Canada's military is facing fresh allegations its bombs may have killed civilians in northern Iraq, CBC News has learned.

According to local Iraqi media reports, 10 civilian workers were allegedly killed and as many as 20 others injured after an airstrike by Canadian warplanes last week in Mosul.

The Department of National Defence confirms on its website that two of its CF-18 Hornets struck an "ISIS weapons production facility in the vicinity of Mosul" on Nov. 19.

However, in a written statement to CBC News, Canadian Forces Maj.-Gen. Charles Lamarre said the Canadian strike was reviewed and "did not reveal any information to suggest that civilians had been harmed or killed."

He added: "The nearest structure to the strike was well outside of the explosive radius of the weapons used‎."

The allegations follow a recent fifth estate investigation that raised questions about how diligently the Canadian military and coalition forces are investigating civilian casualty reports in Iraq and Syria.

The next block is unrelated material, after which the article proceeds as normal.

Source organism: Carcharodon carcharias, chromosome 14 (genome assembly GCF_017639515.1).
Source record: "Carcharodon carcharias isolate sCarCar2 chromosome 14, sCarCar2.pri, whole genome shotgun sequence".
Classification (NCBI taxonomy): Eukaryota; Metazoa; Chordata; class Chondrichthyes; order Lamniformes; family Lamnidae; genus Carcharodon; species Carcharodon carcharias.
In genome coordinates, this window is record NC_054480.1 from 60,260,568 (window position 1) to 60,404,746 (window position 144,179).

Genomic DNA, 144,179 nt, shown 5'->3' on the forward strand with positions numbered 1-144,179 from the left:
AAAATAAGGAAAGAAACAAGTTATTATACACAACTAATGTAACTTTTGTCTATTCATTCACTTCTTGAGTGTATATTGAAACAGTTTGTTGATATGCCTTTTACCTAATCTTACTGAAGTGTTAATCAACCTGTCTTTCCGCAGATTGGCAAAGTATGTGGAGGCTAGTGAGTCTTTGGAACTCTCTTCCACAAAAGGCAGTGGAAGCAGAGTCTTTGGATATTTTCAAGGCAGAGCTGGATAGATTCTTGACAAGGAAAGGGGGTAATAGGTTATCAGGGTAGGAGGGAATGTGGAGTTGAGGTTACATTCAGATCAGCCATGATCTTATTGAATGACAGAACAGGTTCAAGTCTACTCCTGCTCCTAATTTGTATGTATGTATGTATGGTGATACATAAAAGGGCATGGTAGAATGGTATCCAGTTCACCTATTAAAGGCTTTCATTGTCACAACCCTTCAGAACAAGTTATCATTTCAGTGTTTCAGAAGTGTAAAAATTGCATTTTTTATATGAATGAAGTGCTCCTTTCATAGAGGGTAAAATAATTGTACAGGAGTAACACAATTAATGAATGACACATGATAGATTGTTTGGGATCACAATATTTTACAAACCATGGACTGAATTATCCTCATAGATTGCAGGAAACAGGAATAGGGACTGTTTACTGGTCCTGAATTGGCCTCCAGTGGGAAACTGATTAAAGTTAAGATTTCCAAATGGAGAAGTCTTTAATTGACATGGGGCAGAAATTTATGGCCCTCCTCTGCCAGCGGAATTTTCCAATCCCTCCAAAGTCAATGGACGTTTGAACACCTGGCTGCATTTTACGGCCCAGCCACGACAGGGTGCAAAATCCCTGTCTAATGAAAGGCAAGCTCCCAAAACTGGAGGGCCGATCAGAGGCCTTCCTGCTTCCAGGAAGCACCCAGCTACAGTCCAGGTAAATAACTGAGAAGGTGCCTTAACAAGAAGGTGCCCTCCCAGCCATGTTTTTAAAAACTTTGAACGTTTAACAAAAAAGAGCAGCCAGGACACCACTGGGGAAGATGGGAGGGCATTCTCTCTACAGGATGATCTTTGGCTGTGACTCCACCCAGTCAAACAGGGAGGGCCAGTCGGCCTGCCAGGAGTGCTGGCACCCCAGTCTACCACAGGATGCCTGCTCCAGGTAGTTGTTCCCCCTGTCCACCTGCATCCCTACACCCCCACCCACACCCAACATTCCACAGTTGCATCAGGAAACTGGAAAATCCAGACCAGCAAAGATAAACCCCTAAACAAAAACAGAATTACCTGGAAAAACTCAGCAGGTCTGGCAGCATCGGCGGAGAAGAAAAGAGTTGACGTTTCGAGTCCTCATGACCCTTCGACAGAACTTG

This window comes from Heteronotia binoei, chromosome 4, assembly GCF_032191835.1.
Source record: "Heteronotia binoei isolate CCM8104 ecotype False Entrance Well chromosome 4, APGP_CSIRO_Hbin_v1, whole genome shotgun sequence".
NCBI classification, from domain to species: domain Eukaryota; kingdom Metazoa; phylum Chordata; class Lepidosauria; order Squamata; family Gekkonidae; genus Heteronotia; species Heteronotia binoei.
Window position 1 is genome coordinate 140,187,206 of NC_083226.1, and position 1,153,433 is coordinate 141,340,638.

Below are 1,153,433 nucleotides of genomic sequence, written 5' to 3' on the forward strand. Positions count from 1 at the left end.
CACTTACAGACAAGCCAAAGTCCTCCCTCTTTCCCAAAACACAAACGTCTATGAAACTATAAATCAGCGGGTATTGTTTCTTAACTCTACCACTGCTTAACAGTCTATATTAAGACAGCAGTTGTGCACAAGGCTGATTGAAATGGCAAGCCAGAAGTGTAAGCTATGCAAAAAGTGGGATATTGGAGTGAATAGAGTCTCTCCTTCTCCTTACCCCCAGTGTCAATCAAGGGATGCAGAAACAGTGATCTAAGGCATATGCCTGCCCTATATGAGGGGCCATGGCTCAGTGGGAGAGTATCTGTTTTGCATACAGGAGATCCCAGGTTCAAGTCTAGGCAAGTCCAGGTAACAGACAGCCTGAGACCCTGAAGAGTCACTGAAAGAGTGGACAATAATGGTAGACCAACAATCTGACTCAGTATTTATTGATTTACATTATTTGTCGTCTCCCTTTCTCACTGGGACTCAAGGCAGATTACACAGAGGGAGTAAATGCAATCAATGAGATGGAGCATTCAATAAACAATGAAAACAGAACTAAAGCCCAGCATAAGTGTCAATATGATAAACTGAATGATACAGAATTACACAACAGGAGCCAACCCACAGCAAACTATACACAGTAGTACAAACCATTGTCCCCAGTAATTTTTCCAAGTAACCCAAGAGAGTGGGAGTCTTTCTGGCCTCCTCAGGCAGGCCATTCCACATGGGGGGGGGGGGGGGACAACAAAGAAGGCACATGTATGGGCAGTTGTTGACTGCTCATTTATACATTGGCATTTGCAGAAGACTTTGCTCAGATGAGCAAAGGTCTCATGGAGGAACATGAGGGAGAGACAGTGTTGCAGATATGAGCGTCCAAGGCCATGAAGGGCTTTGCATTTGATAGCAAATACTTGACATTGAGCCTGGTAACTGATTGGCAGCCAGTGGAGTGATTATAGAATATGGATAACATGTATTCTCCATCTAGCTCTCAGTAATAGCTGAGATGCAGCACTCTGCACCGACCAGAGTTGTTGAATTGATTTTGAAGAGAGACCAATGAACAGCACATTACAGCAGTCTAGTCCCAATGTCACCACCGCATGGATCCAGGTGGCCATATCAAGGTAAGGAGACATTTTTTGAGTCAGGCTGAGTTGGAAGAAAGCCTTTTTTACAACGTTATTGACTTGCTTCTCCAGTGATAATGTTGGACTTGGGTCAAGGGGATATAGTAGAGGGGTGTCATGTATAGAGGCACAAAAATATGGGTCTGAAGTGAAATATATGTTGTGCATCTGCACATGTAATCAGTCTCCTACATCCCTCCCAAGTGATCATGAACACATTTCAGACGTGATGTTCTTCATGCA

The latest allegation was documented by the Nineveh Reporters' Network.

It reported the civilian deaths on the same day as the Canadian bombing, saying "extensive" coalition bombardment caused damage to a dairy factory near the ISIS target — killing and injuring the civilian workers. The deaths were confirmed by medical sources, according to the local reporting.

The local news agency also posted photos of the damage.

Several other local media sources have reported similar allegations.

The new allegations were first discovered by Airwars, a U.K.-based group of independent journalists that is tracking allegations of civilian casualties in the coalition bombing campaign in Iraq and Syria.  

The allegations come amid debate in Canada about how best to support the global fight against the Islamic State of Iraq and Syria. Prime Minister Justin Trudeau's Liberal government has promised to end Canada's airstrikes and increase training of anti-ISIS fighters in the region.

A date for an end to the airstrikes hasn't been announced. 


For confidential tips on this story, please contact Timothy Sawa at timothy.sawa@cbc.ca or 647-382-7789.

With files from Ghalia Bdiwe